Figures from your own publications
There is a work-around for this though: Before you submit your article for publication, post your figure in a repository like the University of Saskatchewan's (USask) HARVEST or a public one like figshare, and apply a Creative Commons (CC) license to it. This enables you to retain your copyright to the figure and allows others to use it within the CC license parameters you choose too. You can then use the figure in your article and cite the publicly posted version in the repository. And keep re-using this figure for subsequent works into the future! This blogpost describes this strategy nicely.
There may be no need for this strategy if you negotiate with the journal to retain the copyright to your article, or choose to publish in an outlet that does not take copyright away from authors.
Figures from the publications of others
USask authors do not always need to ask for permission, or pay an extra fee, to re-use a published figure or image in their own publications. The re-use needs to be for non-commercial personal, scholarly, or educational purposes and without modifications to the re-used content. The University Library, through our consortial partners (CRKN and COPPUL), has negotiated this right for USask authors in many of our licenses for journal subscriptions.
List of publishers/journals this applies to:
- American Chemical Society (ACS)
- Annual Reviews
- Cambridge University Press (CUP)
- Canadian Science Publishing (CSP)
- Institute of Physics (IOP)
- Nature Journals
- Oxford University Press (OUP)
- Palgrave Macmillan Journals
- Proceedings of the National Academy of Sciences (PNAS)*
- Royal Society of Chemistry (RSC)
- Sage Premier Journals
- Scientific American
- SpringerLink and Adis Journals
- Springer eBooks and Protocols
- Wiley Blackwell
How to take advantage of this right
Authors re-using figures or other content should still properly attribute their source through the normal citation practices of their disciplines. Permissions should still be sought if content being re-used indicates a copyright holder other than the publisher. If the publication or individual article is open access then adhere to the terms of the CC license applied. (All CC licenses will permit at least the same rights as we have described here).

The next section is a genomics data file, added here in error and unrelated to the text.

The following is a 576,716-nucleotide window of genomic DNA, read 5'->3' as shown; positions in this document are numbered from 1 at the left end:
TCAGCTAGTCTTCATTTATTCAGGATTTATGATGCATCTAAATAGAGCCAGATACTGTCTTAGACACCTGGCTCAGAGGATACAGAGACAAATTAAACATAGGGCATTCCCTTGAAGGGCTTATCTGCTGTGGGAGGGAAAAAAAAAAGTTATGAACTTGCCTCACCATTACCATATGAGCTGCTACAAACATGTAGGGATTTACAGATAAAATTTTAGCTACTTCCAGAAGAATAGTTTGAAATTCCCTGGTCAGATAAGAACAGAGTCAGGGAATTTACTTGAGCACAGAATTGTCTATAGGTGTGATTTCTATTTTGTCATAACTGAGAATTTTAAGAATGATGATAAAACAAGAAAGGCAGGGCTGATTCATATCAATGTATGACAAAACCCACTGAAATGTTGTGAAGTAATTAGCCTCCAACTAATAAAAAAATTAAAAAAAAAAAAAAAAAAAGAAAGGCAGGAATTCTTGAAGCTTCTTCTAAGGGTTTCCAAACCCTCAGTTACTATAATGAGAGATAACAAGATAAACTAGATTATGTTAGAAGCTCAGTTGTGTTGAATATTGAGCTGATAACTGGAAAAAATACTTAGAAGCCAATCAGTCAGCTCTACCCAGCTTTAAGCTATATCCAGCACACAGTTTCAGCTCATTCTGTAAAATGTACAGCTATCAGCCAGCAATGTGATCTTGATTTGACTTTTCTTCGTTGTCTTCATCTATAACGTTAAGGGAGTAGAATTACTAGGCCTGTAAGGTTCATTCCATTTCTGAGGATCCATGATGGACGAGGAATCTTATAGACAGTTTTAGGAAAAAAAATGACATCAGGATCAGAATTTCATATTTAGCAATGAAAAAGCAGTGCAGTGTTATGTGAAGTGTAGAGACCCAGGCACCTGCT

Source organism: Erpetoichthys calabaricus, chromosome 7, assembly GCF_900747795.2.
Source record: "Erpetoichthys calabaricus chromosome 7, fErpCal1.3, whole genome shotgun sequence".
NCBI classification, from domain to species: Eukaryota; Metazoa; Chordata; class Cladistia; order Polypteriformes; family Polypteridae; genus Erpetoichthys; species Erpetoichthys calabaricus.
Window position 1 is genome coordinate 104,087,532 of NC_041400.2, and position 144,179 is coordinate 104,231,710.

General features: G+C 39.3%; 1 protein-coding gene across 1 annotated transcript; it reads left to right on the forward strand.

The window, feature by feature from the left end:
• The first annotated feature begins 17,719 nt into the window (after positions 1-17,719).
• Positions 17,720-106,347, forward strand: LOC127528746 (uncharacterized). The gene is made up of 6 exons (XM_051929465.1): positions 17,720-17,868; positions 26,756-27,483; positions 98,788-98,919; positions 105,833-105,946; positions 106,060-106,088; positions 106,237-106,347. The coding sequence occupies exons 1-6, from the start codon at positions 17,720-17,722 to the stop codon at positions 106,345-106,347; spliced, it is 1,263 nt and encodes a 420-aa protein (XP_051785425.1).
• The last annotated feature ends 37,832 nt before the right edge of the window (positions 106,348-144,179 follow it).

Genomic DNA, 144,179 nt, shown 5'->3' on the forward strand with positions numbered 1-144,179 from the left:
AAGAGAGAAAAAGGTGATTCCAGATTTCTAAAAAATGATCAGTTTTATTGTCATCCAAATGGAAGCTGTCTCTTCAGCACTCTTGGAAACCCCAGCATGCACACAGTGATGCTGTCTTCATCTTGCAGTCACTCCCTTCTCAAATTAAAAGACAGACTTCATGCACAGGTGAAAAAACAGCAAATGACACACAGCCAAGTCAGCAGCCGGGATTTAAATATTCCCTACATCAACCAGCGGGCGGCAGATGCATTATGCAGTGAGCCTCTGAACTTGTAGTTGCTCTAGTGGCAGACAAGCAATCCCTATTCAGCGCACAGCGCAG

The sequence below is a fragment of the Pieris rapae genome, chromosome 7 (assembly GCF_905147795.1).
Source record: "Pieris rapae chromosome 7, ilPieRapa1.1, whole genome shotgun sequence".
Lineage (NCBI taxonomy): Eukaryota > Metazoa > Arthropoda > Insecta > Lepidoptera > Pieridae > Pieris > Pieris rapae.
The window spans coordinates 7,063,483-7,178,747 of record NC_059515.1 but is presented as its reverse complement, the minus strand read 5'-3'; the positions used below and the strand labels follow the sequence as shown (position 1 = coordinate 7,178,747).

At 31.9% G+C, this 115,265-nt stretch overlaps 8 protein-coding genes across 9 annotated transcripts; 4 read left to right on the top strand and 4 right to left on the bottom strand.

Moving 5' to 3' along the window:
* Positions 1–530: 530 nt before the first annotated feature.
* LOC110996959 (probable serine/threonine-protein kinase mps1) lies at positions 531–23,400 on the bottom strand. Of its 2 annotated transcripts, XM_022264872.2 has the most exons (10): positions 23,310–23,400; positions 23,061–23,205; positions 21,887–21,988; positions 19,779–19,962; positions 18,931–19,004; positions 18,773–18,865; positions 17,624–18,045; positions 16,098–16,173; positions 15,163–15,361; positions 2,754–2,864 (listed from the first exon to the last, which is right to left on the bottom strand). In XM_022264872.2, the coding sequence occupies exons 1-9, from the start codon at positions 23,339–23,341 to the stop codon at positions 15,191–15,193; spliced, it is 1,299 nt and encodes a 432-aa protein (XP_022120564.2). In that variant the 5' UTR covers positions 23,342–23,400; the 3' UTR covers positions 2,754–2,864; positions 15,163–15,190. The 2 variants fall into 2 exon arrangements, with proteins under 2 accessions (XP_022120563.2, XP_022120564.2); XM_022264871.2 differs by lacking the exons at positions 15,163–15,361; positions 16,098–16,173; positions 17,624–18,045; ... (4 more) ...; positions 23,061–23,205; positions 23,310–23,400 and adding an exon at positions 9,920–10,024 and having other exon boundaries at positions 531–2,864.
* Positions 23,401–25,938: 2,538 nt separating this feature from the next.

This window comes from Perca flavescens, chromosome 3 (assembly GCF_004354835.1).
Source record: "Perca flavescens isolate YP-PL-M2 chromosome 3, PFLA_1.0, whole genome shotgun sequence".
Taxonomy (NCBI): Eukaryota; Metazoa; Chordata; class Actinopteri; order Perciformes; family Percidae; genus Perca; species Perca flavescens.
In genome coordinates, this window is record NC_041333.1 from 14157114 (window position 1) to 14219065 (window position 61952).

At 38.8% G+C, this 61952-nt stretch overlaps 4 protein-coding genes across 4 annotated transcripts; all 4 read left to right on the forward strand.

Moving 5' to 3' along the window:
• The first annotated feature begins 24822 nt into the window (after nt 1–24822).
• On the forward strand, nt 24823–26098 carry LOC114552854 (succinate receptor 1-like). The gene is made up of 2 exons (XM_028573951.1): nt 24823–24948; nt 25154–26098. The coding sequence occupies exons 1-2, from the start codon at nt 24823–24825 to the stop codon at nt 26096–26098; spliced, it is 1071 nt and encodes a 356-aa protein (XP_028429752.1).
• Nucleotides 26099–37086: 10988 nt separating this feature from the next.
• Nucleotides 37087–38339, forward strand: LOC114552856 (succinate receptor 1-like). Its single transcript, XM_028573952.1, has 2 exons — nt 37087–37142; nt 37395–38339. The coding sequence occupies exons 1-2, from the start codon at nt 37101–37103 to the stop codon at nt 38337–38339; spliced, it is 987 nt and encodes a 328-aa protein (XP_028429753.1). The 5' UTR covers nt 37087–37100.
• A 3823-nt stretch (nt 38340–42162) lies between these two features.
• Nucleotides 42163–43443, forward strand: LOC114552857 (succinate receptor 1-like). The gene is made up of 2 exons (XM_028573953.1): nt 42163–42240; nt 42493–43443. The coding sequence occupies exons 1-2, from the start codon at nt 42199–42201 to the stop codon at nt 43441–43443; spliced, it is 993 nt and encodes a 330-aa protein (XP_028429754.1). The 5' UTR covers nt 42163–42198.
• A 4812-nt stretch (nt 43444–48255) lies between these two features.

If a publisher wants evidence of the permission to re-use figures or tables from the journals of these publishers, authors can indicate permission was granted through a license signed by USask’s University Library with the publisher for access to the journals at USask and can point journal editors to this web page. Any further inquiries can be directed to the contact email below.
Other permissions guidelines
The STM association of publishers has a reciprocal Permissions Guidelines protocol. Publisher members can become “Signatories” to the Guidelines which will then allow authors of other Signatory members to use “limited amounts of material in other original published works without charge, and with a minimum of effort needed for permissions clearance.” See the link for a list of the current Signatories. Many of these publishers still require notification from authors of the intended use (though do not require authors to seek permission), and some list exceptions of specific content to which the Guidelines do not apply. See the Permissions Guidelines document (available on the link above) for more details.
If you do need to ask permission
If your use of a copyright-protected figure or image is not covered by an existing license, you should seek permission directly from the copyright owner (authors often transfer their copyright to the publisher). The best place to start is on the publisher’s website, as many publishers have an online form that you can fill out to request permission. See Getting Permission from a Copyright Owner for more guidance on this including a permission request template if needed.
Other rights for USask researchers in our library licenses
Other rights for users of journals exist in our library licenses. Rights for uses such as text and data mining (TDM) tend to have much more detailed and specialized clauses from publisher to publisher. If you wish to employ TDM in your research, or have other questions about licenses and what they enable you to do, please contact us.
The text on this page was adapted with permission from MIT Libraries.
Questions? Contact us!
Send an email to email@example.com.